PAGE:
Title: One for the Money
Director: Julie Anne Robinson (‘The Last Song’)
Starring: Katherine Heigl, Jason O’Mara and Daniel Sunjata (‘Gone,’ TV’s ‘Grey’s Anatomy’)
Movies based on successful novels and feature high-profile actors are often destined to become popular and entertaining, as they already have a built-in fanbase. But the new action comedy ‘One for the Money,’ which is based on Janet Evanovic’s 1994 book of the same name and features Katherine Heigl and Jason O’Mara in the lead roles, is one of the unfortunate adaptations that fails to live up to its source material. While the two actors have an easy-going and natural working relationship, the film lacks any true character or plot development.
‘One for the Money’ follows New Jersey girl Stephanie Plum (played by Heigl), who is forced to take a job as a bounty hunter at her cousin Vinny’s (portrayed by Patrick Fischler) bails bond agency in Trenton, after she loses her managerial position at Macy’s. While she doesn’t know anything about apprehending criminals and doesn’t even own a gun, Stephanie is happy to take on the job and by-pass the easy cases in order to apprehend former vice cop and murder suspect Joe Morelli (played by O’Mara). Stephanie not only needs the $50,000 fee from bringing Joe in, but also wants revenge on him for sleeping with her in high school and then leaving her. In the process, Stephanie must also deal with her meddling family and a boxer involved in the shooting who’s intent on hurting her and the witnesses she talks to.
Much like director Julie Anne Robinson’s last film, 2010′s romance drama ‘The Last Song,’ the action comedy also appeals to a large female audience. Women will surely relate to Stephanie’s struggles, including her desire to financially succeed without having to rely on anyone else and escape from their mother’s meddling ways, as well as seeking revenge on the man who hurt them in high school. Stephanie is a surprisingly independent protagonist who will do whatever it takes to stand up for what she believes in and what’s morally right, even if it means putting her own life in danger.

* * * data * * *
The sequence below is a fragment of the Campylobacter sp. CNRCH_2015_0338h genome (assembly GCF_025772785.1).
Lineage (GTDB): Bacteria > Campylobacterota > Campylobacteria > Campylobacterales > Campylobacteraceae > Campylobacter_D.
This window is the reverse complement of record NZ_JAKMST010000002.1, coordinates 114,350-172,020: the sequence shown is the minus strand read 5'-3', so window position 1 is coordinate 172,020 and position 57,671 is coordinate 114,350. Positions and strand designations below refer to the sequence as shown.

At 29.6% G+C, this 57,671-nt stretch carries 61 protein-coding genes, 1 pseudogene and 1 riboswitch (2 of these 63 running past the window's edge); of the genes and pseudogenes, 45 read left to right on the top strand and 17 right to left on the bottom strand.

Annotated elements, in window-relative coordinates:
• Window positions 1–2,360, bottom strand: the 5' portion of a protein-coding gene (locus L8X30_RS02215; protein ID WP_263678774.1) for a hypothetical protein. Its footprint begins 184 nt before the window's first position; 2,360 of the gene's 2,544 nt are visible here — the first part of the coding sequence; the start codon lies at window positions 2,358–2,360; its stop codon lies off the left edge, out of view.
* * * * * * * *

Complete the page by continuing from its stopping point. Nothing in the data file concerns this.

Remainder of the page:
Despite Stephanie’s determination to find out what really happened the night Joe’s shooting, ‘One for the Money’ unfortunately fails to include any of the intelligent investigating Evanovich included in the novel. The film includes unrealistic situations, such as witnesses to Joe’s alleged crime instantly and willingly speaking to Stephanie. While she has no previous knowledge of the bails bond business, she also quickly picks up on the skills needed to succeed, such as shooting a gun, in the mere three days after she takes on Joe’s case.
‘One for the Money’ also disappointingly features an undeveloped plot-line that mainly relies on Stephanie’s hostility with other people to garner laughs. While she does want to help those affected by the shooting, she is unfortunately too focused on outwitting and upstaging Joe to realize what the best courses of action always are. ‘One for the Money’ also fails to present any true character development, which will surely leave fans of Evanovich’s novel unsatisfied. While Stephanie preaches how Joe hasn’t changed since high school, and still only cares about himself, she is continuously motivated to stay on his case just to obtain her revenge on him.
While screenwriters Liz Brixius, Stacy Sherman and Karen Ray ultimately failed to seemingly translate the character of Stephanie to the film adaptation, Heigl and O’Mara did have a witty, humorous relationship together. The two actors made it seem as though Stephanie and Joe do have a rivalry with each other that dates back to high school, and neither one has matured enough to mend their differences. But as they spend more time together as adults, they aren’t afraid to joke with each other to make light of their situation.
Lakeshore Entertainment should have been able to seamlessly adapt Evanovich’s ‘One for the Money,’ one of the most successful thriller debut novels of all time, into an intriguing, amusing movie. While Heigl and O’Mara did have an entertaining, free-spirited relationship with each other, and Stephanie was involved in several struggles that women could relate to, the action comedy unfortunately failed to provide any realistic situations or natural character development. The film was also unable to capture the true essence of what made the novel entertaining and exciting.
Written by: Karen Benardello